In preparation for this special issue, we had naturally contacted Jack Dunitz who, in May last year, astonished Mark by a phone call at his home in Perth, and Simon in his office in Bern. Jack was genuinely disappointed that he could not contribute, as with macular degeneration he was no longer able to write. But he did very vividly paint for us a picture of Hans-Beat as a young scholar. Jack said that Hans-Beat had always stood out from others for his insatiable interest in (chemical) science and discussions around it. If necessary, he could stand his ground with much older and more established colleagues in heated discussions from early on in his career. Hans-Beat’s perseverance and accuracy when finishing a study for publication was also something that Jack remembered. There were supposedly hour-long discussions between the two of them around the formulation of a single paragraph in a manuscript draft. In the end, the quality of the published work speaks for itself. In this context, it is worth reading the obituary that Hans-Beat wrote for Jack Dunitz, published in the previous issue of Acta Crystallographica B (Bürgi, 2022).

Hans-Beat has not lost any of the characteristics that Jack Dunitz attributed to the young scholar. He is well known in the crystallographic community as the critical mind who always has a question at the end of a scientific talk, and who enjoys to passionately discuss. Along the same lines, Hans-Beat’s dedication to teaching and mentoring young crystallographers and his excellent didactic skills have been widely recognized and appreciated for some time. Among his many other achievements, Hans-Beat has been director of an Erice School of Crystallography in 1991 and, with Tony Linden, he continues to be an organizer and director of the Zürich School of Crystallography that he co-founded upon retirement in 2007 (Fig. 2). It will see its 10th edition this year, and the 2024 School is already in the planning.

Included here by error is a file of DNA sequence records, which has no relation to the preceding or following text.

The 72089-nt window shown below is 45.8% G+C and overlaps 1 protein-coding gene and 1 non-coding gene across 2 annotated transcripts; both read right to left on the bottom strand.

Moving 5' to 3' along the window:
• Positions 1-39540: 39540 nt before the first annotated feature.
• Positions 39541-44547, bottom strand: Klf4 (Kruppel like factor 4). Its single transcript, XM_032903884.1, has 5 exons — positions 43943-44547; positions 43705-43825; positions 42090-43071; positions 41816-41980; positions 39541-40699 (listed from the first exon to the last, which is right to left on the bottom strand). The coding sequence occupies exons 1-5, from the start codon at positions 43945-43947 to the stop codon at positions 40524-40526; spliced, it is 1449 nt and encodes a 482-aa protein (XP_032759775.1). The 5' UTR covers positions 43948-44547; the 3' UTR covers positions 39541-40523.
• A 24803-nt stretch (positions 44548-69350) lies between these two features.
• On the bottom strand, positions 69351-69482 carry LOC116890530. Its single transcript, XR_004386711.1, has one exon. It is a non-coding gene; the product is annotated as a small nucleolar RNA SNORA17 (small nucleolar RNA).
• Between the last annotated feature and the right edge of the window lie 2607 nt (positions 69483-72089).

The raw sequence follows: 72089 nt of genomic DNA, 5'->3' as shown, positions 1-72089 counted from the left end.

[Fig. 2]
Figure 2. The first Zürich School of Crystallography in 2007.

We also compiled a list of Hans-Beat’s scientific colleagues and collaborators, and in early 2021 invited them to contribute in the form of personal reminiscences, research papers or review articles. Given the disruption caused by the global pandemic, we were delighted that most invitees were both keen and willing to contribute to this festschrift volume. We were especially pleased to receive personal contributions from Dieter Schwarzenbach, Roald Hoffmann, Jean-Marie Lehn and Hans-Beat himself, and these are included as Opinion pieces at the beginning of this special issue. Two Topical Reviews follow that are fundamentally different in content and reflect the considerable breadth of Hans-Beat’s interests: a review of bone hierarchical structure by Henrik Birkedal et al., as well as a review of X-ray constrained wavefunction fitting by Dylan Jayatilaka et al. The research articles in this special issue are dedicated to numerous aspects of dynamics in crystals, disorder, structure correlation and even quantum crystallography and, on the latter field, Hans-Beat has contributed an additional critical commentary. Finally, we are indebted to the many scientific referees whose willingness to support this special issue was remarkable, reflecting Hans-Beat’s standing among, and respect from, the international community of crystallographers and structural chemists.


Bürgi, H. B. (1973). Inorg. Chem. 12, 2321–2325.

Bürgi, H.-B. (2017). Isr. J. Chem. 57, 109–116.

Bürgi, H.-B. (2022). Acta Cryst. B78, 270–273.

Bürgi, H. B., Dunitz, J. M., Lehn, J. M. & Wipff, G. (1974). Tetrahedron, 30, 1563–1572.


This article was originally published in Acta Cryst. (2022). B78, 281282

23 July 2022